These are grouped according to parishes. For a parish with a population of more than 40,000 look at Table of Street Indexes, London Street indexes, or County Street Indexes. Smaller communities have a Place Name Index. Listed for each address is the number of people residents, with their ages and occupations. Look at all the available censuses (10-yearly, from 1841 - 1901) . “Sometimes a village would just have a list, without house names, numbers or even streets,” Penny says. “But, if you know the geographical location of you house in relation to, say, the church, you can work backwards to deduce which is the relevant entry.”
Local history/vernacular architecture
The local history department of your library will have documents and books relating to 18th and 19th century history, national examples being the Victoria County History (211 volumes), which gives county-by-county compendiums of local history. Local events, such as the activities of prominent county families and freak weather conditions, may be relevant to your house. The VCH can also tell you if your house was built on land once owned by a manor or religious order.
Pevsner’s ‘Buildings of England’ series of books, describes individual buildings and vernacular architecture of all counties; not all notable buildings are included, so do not be disheartened if your house isn’t mentioned. Constantly being revised, these give vernacular architectural history in detail. The Vernacular Architecture Group and the amenity societies can also give you excellent architectural information. Talk to neighbours and local historians, who may have specific relevant knowledge.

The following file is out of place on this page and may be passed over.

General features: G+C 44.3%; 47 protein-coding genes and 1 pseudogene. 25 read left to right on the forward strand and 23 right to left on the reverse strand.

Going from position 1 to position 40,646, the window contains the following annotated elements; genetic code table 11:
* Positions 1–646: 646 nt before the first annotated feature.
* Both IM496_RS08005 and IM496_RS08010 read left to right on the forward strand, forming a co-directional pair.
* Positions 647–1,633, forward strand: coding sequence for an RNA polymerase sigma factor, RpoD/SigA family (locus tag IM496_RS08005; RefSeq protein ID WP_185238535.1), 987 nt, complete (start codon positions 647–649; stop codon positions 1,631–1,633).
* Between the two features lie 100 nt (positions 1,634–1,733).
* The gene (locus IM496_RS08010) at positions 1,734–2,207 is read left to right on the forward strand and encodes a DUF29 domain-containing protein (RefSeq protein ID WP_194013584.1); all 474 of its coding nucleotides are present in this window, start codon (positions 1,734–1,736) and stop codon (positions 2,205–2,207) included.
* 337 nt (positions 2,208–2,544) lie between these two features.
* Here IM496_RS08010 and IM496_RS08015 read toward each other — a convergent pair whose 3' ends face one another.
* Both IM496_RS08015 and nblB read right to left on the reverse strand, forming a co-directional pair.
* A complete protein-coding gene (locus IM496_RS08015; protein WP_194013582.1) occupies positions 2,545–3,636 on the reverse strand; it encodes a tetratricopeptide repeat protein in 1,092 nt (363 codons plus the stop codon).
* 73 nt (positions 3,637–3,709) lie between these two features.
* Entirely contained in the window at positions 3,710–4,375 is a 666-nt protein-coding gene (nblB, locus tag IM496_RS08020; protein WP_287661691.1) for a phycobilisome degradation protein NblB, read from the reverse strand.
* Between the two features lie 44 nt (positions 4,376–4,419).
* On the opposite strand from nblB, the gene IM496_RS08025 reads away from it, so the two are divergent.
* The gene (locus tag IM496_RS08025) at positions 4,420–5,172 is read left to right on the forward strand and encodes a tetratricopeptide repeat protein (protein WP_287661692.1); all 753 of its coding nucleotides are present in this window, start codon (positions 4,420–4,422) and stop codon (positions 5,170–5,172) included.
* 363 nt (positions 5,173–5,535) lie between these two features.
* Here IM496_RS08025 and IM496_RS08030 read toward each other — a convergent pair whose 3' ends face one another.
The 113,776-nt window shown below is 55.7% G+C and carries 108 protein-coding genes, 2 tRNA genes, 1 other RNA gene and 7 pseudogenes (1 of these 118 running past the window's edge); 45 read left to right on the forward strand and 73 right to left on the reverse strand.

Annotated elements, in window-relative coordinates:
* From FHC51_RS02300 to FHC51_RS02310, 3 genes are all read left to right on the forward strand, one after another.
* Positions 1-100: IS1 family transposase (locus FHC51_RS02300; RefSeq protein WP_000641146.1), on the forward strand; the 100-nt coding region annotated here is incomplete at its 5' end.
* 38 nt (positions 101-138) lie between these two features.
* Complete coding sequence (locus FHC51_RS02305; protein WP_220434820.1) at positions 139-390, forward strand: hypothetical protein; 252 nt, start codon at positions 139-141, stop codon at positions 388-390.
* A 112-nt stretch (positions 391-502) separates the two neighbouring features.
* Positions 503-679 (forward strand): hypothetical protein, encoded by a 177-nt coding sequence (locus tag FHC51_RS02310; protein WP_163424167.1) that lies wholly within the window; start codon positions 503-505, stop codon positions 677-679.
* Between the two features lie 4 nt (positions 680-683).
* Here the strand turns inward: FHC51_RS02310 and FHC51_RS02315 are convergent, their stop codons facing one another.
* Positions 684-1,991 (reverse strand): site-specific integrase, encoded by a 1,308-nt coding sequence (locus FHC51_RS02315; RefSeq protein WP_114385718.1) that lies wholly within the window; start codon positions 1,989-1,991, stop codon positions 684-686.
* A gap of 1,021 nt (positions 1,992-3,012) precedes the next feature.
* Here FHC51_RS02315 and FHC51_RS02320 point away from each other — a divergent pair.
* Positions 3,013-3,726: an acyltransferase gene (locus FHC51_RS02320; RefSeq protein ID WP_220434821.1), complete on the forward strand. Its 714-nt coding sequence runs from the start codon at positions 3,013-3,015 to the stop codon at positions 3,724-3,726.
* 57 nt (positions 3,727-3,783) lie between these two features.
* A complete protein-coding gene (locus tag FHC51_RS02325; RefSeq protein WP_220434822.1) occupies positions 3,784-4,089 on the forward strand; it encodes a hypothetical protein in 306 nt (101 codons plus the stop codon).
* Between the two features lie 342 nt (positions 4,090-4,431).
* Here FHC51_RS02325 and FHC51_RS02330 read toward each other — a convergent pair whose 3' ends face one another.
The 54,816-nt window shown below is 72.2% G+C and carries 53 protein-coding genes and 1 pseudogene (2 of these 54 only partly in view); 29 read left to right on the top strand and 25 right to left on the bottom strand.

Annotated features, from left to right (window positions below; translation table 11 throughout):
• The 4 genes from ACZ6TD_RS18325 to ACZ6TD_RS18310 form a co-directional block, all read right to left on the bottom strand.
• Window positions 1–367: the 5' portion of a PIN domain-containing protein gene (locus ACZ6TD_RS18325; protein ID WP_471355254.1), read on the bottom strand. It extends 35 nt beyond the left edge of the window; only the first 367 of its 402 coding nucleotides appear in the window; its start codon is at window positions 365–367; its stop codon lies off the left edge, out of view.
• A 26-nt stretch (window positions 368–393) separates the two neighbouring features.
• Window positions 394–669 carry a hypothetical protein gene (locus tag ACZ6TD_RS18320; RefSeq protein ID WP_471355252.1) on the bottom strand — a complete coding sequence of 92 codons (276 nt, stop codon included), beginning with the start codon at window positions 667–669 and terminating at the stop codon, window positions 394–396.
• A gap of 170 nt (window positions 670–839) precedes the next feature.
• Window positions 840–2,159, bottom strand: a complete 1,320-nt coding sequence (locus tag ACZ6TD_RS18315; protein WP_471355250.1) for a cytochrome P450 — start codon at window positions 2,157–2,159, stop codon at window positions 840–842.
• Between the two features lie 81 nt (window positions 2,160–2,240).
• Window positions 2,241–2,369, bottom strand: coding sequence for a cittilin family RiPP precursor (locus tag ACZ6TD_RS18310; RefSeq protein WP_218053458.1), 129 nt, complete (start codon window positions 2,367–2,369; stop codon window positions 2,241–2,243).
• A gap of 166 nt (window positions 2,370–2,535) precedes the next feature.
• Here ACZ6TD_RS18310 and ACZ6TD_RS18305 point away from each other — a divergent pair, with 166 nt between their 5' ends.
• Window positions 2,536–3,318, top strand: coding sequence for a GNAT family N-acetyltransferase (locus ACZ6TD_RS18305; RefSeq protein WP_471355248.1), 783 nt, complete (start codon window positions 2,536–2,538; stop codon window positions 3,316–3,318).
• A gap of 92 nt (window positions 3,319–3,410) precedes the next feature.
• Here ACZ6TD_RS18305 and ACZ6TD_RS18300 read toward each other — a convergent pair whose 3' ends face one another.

The Register of Births, Marriages and deaths, has countrywide lists since 1837. A birth certificate gives you place and date of birth, sex and names of the child, name and occupation of father, plus name and maiden name of the mother. Marriage certificate lists the place and date of the marriage, names, ages, occupations addresses and marital status of bridegroom, and names and occupations of the bride and bridegroom’s fathers. Before 1837 details of these events were noted in local parish registers as far back as the 17th century.
The Principal Registry of the Family Division has copies of wills since 1858. For earlier dates than this look in the CRO or Diocesan Registry (you need a name and date of death). As well as people’s financial status, you can get an inventory of individual items of furniture, some of which originate in the 15th century.
Further sources of social history are old newspapers, and books such as ‘Who Was Who’, Burke’s peerage, and the Dictionary of National Biography. You may find more information about your home’s past occupiers in directories, rate books, land tax assessments and electoral registers.
In theory anyone can trace their own home’s history, but a professional has the knack of avoiding false trails, and following up leads that are barely perceptible to the untrained eye. The cost is around £5000 for comprehensive professional research and the preparation of a book. You’ll get a result in a reasonable timescale, when an amateur might take years.
“Be slow and methodical, don’t rush,” advises Penny. “Take copies of everything, and always record every scrap of information you can, even if it doesn’t initially seem to implicate your own property. People in a village are often related, so the same surname doesn’t necessarily mean you’ve got the correct house.”
“Take great care,” adds architectural historian Josephine Cormier. “I once nearly became a building’s resident ghost when I almost fell down a void beside a chimney that nobody knew was there!”